Dancing with Death: Sermon John 11:1-45; 5th Sunday in Lent – March 29th, 2020


You may think it’s creepy, but the lesson from the Book of Ezekiel which we heard as part of our lessons for today is one of my favorite passages of the Bible. What a visual!  A whole valley filled with dry bones that rattle as they are restored to life!

Of course I also can’t help thinking about the song “Dem dry bones” whenever I hear this lesson…‘Dem bones, dem bones gonna walk around…oh hear the word of the Lord!’ God has the power to bring back to life what is dead.

For some reason, the passage from Ezekiel and this song made me think of a certain kind of fresco or painting that started to pop up in many churches in Europe in the late Medieval Ages; The ‘Danse Macabre’, the ‘Dance of Death’, or ‘Totentanz’ in German. Maybe you’ve seen this motif before: a long line of people being led in a dance by skeletons – dry bones, walking around. In this line, we usually find kings and popes, noble ladies and peasants, children, people in their prime, old people.

The first ‘Totentanz’ I ever saw was at St. Mary’s Church in Lübeck; unfortunately, it wasn’t the original, which was about 100 feet long and 6 feet tall – the church was entirely destroyed during air raids in WWII, but there is a partial replica in the rebuilt church today. A nearby museum features photographs taken of the original fresco before the war. I have to tell you, I was fascinated.

An example for the ‘Danse Macabre’ can be found here: https://hyperallergic.com/331875/lubeck-danse-macabre-chapel/

What these depictions of the Dance of the Dead express is pretty obvious: death is the great equalizer; death doesn’t distinguish between rich and poor, young or old. Death is universal, and we all have to face it at some point. And if you think of the late medieval ages, yes, death was all around; one theory is that the depictions of the Danse Macabre starting popping up everywhere, from Paris to Tallinn,  as the plague was ravaging Europe in the 14th century.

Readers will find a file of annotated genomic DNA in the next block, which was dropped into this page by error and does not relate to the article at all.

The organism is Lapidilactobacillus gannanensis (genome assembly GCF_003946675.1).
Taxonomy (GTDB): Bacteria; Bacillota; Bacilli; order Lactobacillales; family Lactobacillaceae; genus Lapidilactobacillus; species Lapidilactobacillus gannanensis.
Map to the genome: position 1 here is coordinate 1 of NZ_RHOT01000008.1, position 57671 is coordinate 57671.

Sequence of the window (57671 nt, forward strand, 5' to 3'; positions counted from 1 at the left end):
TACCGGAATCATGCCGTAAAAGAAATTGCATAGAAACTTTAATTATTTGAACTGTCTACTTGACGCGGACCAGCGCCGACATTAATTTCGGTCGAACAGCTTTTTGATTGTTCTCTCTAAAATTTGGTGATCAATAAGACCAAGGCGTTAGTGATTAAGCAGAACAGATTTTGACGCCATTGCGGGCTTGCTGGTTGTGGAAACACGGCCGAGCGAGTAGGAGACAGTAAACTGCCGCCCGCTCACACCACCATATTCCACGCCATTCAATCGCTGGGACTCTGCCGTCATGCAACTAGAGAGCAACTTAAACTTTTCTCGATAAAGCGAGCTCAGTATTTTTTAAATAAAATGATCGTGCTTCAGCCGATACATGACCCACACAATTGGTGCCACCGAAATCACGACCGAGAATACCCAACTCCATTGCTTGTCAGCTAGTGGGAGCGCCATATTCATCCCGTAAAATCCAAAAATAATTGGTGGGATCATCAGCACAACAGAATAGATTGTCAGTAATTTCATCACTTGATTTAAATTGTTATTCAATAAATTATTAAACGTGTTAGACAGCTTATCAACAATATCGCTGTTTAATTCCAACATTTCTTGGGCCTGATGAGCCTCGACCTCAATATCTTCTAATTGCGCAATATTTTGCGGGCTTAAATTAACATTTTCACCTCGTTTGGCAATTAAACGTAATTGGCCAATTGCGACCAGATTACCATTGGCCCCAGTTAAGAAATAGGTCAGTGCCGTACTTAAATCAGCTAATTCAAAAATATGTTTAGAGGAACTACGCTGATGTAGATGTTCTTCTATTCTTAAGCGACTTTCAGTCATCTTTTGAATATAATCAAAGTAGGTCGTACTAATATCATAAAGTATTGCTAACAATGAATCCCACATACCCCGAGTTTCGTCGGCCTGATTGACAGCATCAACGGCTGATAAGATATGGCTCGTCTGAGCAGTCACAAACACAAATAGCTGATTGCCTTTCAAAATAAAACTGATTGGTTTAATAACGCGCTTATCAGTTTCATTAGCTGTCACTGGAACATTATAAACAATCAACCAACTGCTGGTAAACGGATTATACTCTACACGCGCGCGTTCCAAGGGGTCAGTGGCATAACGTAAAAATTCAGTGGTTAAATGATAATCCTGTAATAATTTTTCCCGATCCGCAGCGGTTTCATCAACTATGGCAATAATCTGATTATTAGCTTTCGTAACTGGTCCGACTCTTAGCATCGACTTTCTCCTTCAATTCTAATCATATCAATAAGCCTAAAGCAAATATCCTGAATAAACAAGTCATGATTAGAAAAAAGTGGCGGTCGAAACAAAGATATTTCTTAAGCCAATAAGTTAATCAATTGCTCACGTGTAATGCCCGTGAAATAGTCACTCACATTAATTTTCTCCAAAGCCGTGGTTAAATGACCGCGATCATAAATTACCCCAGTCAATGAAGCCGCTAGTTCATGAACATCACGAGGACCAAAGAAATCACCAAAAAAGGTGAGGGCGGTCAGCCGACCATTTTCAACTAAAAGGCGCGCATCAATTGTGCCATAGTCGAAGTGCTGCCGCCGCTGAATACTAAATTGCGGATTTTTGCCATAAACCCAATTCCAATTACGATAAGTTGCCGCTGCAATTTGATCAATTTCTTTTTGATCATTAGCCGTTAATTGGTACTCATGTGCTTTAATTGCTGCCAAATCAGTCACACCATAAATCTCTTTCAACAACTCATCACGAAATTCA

Now what struck me when I saw images of the Dance of the Dead in Lübeck was the contrast between the living people and the skeletons. Ironically, the dead look more alive than the living. The skeletons seem to dance with abandon, whereas the still living look reluctant and stiff. And I guess that’s understandable: who wants to take death’s cold and bony hand and go to the grave? But why the exuberance of the skeletons, the dead? Is it just a cruel joke? Or do they maybe know something the living don’t?

I can’t but wonder what a depiction of the ‘Danse Macabre’ would look like today. In the midst of the Corona Crisis, we probably would see a long line of nursing home residents, exhausted nurses and doctors with masks, politicians, artists, first responders, regular folks, and yes, even young and healthy people.

Usually we don’t have to deal with death that much. Humanity has come a long way in treating illnesses and diseases and prolonging life (thanks be to God).  We like to hide anyone dying or dead away from the realm of the living – out of sight, out of mind – but right now, we can’t escape the reality that death is still all around us – and that nobody is immune to it. We are all terminal.

Jesus came into the world as a human being, destined to die from the moment he was born. Death didn’t magically disappear the moment he entered the world – no, as we can see when we read through the gospels, there is a great need for healing.  And there is death.